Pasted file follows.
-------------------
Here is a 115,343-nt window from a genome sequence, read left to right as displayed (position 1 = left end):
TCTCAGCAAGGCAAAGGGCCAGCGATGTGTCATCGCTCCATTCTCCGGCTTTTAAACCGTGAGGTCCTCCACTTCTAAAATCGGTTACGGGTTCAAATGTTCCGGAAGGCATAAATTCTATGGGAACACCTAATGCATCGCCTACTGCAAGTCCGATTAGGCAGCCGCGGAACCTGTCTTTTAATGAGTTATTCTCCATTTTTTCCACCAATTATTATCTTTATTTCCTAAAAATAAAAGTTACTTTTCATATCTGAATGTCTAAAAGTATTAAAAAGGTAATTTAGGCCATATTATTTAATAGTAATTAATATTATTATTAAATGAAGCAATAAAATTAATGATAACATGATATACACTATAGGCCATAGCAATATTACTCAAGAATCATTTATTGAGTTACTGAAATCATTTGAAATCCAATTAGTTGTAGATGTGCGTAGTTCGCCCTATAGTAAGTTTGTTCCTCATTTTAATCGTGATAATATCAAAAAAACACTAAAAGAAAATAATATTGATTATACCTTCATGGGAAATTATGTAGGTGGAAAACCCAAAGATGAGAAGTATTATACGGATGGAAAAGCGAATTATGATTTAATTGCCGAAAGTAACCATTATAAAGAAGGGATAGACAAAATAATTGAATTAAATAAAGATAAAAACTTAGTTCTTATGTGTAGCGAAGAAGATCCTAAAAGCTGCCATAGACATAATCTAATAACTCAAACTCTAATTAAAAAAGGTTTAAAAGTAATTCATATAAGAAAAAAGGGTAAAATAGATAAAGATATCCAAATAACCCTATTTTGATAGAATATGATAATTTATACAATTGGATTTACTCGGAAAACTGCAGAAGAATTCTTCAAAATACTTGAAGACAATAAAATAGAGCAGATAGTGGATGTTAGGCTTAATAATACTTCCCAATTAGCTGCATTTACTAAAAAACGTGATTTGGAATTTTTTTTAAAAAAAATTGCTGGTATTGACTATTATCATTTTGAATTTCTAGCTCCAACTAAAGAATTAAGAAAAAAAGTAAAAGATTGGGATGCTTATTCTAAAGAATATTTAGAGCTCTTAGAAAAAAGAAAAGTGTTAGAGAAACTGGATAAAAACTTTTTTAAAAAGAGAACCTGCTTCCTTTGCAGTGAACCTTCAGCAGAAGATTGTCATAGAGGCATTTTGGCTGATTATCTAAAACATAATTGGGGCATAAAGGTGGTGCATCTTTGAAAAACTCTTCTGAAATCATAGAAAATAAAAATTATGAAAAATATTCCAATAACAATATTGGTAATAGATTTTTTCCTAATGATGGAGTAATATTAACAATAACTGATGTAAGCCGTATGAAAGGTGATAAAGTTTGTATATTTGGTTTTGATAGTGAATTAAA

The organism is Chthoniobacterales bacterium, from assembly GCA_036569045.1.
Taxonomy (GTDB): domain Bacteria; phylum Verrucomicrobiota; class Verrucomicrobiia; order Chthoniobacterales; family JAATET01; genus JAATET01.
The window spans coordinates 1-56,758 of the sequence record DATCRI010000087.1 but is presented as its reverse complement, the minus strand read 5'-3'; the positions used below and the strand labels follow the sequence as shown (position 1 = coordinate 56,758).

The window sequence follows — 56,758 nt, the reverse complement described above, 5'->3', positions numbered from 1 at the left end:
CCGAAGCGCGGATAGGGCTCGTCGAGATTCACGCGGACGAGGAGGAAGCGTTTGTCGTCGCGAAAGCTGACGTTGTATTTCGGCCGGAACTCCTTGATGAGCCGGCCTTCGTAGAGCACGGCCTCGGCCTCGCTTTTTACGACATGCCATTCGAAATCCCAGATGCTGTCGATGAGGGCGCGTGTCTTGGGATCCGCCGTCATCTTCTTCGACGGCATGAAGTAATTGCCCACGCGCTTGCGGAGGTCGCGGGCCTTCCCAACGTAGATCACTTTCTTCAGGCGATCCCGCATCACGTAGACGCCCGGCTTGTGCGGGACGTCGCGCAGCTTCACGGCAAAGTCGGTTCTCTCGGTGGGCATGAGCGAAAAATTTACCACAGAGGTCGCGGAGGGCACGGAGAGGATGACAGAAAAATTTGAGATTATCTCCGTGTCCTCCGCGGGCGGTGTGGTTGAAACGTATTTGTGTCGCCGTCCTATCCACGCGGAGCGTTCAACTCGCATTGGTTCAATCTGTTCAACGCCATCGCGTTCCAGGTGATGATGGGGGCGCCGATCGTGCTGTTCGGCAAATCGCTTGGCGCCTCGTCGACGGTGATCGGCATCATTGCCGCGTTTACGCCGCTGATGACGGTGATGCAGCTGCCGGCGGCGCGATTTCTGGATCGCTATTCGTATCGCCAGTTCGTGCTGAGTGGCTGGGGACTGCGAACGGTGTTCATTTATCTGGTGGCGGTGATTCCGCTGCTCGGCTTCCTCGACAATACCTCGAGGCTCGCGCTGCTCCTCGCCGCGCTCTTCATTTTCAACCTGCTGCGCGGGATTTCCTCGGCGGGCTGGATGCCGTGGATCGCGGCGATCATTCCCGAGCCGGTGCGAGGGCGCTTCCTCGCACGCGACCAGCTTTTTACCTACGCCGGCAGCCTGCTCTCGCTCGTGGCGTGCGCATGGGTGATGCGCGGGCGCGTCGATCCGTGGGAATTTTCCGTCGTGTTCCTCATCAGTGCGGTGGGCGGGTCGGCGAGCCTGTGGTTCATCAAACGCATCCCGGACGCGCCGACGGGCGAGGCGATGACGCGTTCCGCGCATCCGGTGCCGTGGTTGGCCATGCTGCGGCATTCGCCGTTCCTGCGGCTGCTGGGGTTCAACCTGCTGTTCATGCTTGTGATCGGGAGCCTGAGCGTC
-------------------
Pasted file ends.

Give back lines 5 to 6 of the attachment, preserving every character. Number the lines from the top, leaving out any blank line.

The window spans coordinates 1-56,758 of the sequence record DATCRI010000087.1 but is presented as its reverse complement, the minus strand read 5'-3'; the positions used below and the strand labels follow the sequence as shown (position 1 = coordinate 56,758).

The window sequence follows — 56,758 nt, the reverse complement described above, 5'->3', positions numbered from 1 at the left end: